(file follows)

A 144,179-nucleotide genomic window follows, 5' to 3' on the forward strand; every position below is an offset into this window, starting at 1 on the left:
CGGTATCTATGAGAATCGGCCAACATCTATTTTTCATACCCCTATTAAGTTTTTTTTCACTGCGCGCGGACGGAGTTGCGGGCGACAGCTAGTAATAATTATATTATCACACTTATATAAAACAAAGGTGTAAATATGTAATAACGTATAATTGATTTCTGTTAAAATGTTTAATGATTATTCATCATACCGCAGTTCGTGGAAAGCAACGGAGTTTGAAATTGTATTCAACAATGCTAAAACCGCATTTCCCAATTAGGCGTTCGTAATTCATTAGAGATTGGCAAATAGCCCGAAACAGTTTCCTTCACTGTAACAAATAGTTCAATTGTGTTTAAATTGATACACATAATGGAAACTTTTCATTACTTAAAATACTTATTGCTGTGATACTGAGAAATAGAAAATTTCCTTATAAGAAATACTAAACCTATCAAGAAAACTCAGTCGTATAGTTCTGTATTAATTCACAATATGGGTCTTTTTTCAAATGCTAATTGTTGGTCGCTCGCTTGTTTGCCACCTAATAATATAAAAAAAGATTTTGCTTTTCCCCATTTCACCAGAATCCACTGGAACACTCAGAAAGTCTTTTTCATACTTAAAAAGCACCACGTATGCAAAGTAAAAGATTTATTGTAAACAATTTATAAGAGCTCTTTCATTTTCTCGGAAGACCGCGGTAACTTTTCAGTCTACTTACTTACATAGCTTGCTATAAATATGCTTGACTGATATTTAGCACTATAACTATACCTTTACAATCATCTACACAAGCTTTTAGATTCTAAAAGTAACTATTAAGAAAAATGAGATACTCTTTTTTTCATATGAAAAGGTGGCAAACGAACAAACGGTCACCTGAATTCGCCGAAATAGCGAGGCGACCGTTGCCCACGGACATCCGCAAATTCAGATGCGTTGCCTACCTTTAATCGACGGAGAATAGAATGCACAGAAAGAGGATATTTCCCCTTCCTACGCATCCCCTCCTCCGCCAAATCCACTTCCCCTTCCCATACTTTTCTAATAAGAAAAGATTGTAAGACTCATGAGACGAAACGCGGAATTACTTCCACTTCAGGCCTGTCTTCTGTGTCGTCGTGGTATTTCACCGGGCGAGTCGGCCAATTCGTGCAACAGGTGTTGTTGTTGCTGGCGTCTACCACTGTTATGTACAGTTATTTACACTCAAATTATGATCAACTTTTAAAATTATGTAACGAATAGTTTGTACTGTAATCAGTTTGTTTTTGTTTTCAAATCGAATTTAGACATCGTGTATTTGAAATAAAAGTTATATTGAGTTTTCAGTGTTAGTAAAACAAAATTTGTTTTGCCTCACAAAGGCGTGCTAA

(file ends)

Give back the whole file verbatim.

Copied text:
A 144,179-nucleotide genomic window follows, 5' to 3' on the forward strand; every position below is an offset into this window, starting at 1 on the left:
CGGTATCTATGAGAATCGGCCAACATCTATTTTTCATACCCCTATTAAGTTTTTTTTCACTGCGCGCGGACGGAGTTGCGGGCGACAGCTAGTAATAATTATATTATCACACTTATATAAAACAAAGGTGTAAATATGTAATAACGTATAATTGATTTCTGTTAAAATGTTTAATGATTATTCATCATACCGCAGTTCGTGGAAAGCAACGGAGTTTGAAATTGTATTCAACAATGCTAAAACCGCATTTCCCAATTAGGCGTTCGTAATTCATTAGAGATTGGCAAATAGCCCGAAACAGTTTCCTTCACTGTAACAAATAGTTCAATTGTGTTTAAATTGATACACATAATGGAAACTTTTCATTACTTAAAATACTTATTGCTGTGATACTGAGAAATAGAAAATTTCCTTATAAGAAATACTAAACCTATCAAGAAAACTCAGTCGTATAGTTCTGTATTAATTCACAATATGGGTCTTTTTTCAAATGCTAATTGTTGGTCGCTCGCTTGTTTGCCACCTAATAATATAAAAAAAGATTTTGCTTTTCCCCATTTCACCAGAATCCACTGGAACACTCAGAAAGTCTTTTTCATACTTAAAAAGCACCACGTATGCAAAGTAAAAGATTTATTGTAAACAATTTATAAGAGCTCTTTCATTTTCTCGGAAGACCGCGGTAACTTTTCAGTCTACTTACTTACATAGCTTGCTATAAATATGCTTGACTGATATTTAGCACTATAACTATACCTTTACAATCATCTACACAAGCTTTTAGATTCTAAAAGTAACTATTAAGAAAAATGAGATACTCTTTTTTTCATATGAAAAGGTGGCAAACGAACAAACGGTCACCTGAATTCGCCGAAATAGCGAGGCGACCGTTGCCCACGGACATCCGCAAATTCAGATGCGTTGCCTACCTTTAATCGACGGAGAATAGAATGCACAGAAAGAGGATATTTCCCCTTCCTACGCATCCCCTCCTCCGCCAAATCCACTTCCCCTTCCCATACTTTTCTAATAAGAAAAGATTGTAAGACTCATGAGACGAAACGCGGAATTACTTCCACTTCAGGCCTGTCTTCTGTGTCGTCGTGGTATTTCACCGGGCGAGTCGGCCAATTCGTGCAACAGGTGTTGTTGTTGCTGGCGTCTACCACTGTTATGTACAGTTATTTACACTCAAATTATGATCAACTTTTAAAATTATGTAACGAATAGTTTGTACTGTAATCAGTTTGTTTTTGTTTTCAAATCGAATTTAGACATCGTGTATTTGAAATAAAAGTTATATTGAGTTTTCAGTGTTAGTAAAACAAAATTTGTTTTGCCTCACAAAGGCGTGCTAA